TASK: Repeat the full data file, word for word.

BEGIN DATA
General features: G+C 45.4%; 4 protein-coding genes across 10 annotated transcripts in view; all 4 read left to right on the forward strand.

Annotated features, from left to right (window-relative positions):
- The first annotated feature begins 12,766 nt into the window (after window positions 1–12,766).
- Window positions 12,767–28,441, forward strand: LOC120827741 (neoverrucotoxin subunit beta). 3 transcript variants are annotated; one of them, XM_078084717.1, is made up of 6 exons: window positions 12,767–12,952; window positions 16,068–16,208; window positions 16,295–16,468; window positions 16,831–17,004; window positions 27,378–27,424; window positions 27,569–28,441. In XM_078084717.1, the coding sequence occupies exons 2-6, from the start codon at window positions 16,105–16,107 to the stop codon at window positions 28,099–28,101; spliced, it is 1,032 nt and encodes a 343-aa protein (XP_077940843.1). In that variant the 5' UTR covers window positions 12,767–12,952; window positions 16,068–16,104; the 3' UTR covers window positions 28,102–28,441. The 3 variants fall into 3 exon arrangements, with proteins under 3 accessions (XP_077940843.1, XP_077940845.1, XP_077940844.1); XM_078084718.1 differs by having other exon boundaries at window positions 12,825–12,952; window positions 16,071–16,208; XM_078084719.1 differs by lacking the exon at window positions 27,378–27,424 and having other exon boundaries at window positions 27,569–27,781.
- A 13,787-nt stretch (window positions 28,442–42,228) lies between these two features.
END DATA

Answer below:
General features: G+C 45.4%; 4 protein-coding genes across 10 annotated transcripts in view; all 4 read left to right on the forward strand.

Annotated features, from left to right (window-relative positions):
- The first annotated feature begins 12,766 nt into the window (after window positions 1–12,766).
- Window positions 12,767–28,441, forward strand: LOC120827741 (neoverrucotoxin subunit beta). 3 transcript variants are annotated; one of them, XM_078084717.1, is made up of 6 exons: window positions 12,767–12,952; window positions 16,068–16,208; window positions 16,295–16,468; window positions 16,831–17,004; window positions 27,378–27,424; window positions 27,569–28,441. In XM_078084717.1, the coding sequence occupies exons 2-6, from the start codon at window positions 16,105–16,107 to the stop codon at window positions 28,099–28,101; spliced, it is 1,032 nt and encodes a 343-aa protein (XP_077940843.1). In that variant the 5' UTR covers window positions 12,767–12,952; window positions 16,068–16,104; the 3' UTR covers window positions 28,102–28,441. The 3 variants fall into 3 exon arrangements, with proteins under 3 accessions (XP_077940843.1, XP_077940845.1, XP_077940844.1); XM_078084718.1 differs by having other exon boundaries at window positions 12,825–12,952; window positions 16,071–16,208; XM_078084719.1 differs by lacking the exon at window positions 27,378–27,424 and having other exon boundaries at window positions 27,569–27,781.
- A 13,787-nt stretch (window positions 28,442–42,228) lies between these two features.